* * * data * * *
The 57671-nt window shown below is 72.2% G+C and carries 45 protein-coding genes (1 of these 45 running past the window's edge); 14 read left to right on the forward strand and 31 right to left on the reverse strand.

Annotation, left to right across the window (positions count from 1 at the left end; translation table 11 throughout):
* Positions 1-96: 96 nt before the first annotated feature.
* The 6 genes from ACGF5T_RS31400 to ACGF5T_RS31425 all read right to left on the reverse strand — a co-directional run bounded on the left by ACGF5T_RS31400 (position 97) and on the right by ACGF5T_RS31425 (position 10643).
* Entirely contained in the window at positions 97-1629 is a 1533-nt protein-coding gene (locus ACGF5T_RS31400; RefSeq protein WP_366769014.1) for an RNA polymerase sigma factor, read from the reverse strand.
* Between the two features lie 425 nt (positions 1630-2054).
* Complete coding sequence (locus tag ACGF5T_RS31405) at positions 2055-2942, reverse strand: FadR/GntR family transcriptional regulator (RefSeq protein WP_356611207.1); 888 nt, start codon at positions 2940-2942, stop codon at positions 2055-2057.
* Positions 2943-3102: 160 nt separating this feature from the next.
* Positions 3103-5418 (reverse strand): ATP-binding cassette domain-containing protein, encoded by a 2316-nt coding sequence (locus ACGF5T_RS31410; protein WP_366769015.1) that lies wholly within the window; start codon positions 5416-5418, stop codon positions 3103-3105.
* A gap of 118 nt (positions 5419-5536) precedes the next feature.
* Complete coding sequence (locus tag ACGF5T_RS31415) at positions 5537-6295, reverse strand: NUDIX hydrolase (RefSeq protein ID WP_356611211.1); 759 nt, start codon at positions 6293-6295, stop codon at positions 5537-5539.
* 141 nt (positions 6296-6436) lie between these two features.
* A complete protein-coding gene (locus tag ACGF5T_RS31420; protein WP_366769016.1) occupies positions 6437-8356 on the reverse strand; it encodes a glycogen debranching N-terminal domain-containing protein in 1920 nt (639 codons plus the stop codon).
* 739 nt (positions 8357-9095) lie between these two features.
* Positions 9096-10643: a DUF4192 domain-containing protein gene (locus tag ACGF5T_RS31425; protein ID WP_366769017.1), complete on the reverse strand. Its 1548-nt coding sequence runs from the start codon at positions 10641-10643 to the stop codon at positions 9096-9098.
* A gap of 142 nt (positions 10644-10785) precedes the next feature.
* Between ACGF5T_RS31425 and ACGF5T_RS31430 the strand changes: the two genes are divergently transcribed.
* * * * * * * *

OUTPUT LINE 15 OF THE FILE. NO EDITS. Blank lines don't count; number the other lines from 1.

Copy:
* Positions 9096-10643: a DUF4192 domain-containing protein gene (locus tag ACGF5T_RS31425; protein ID WP_366769017.1), complete on the reverse strand. Its 1548-nt coding sequence runs from the start codon at positions 10641-10643 to the stop codon at positions 9096-9098.